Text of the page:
Surrender of Lord Cornwallis by John Trumbull, 1820

On October 19, 1781, the British General Lord Cornwallis surrendered to General George Washington in Yorktown, Virginia.

The Siege of Yorktown, otherwise known as the Battle of Yorktown, was a decisive win for the continental troops, assisted by the French (commanded by Comte de Rochambeau). The beginnings of this win began as early as 1780, when the first French soldiers landed in Rhode Island. The French and American armies then united north of New York City during the summer of 1781.

I could go into all the battle history, but ultimately that would get super long and detailed and I might lose some of you (myself included).

So, let’s cut to the chase, shall we?

As The British band played The World Turned Upside Down (because they weren’t bitter or anything), they marched out in formation and surrounded to the Americans. How many were there? I’m glad you asked– more than 7,000 British and Hessian troops.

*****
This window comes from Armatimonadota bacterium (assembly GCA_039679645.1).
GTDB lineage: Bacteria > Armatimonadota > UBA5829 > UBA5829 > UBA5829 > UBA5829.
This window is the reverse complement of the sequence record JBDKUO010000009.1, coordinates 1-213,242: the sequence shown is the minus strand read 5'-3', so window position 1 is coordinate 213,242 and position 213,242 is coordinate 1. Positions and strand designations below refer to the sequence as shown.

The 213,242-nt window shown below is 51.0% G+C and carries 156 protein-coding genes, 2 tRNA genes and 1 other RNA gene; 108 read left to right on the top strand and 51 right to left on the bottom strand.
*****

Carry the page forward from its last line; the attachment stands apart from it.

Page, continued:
The war between Britain and its American colonies was ended. Now we no longer shout, “God save the queen!” since we pretty much can’t shout “God save” anything without someone else shouting, “OFF WITH HIS HEAD!”

See what I did there?


The final peace treaty was signed in Paris on September 3, 1783. Yep– about two years later. Talk about beating around the bush to give us our FREEDOM.

I’m sure they had their reasons.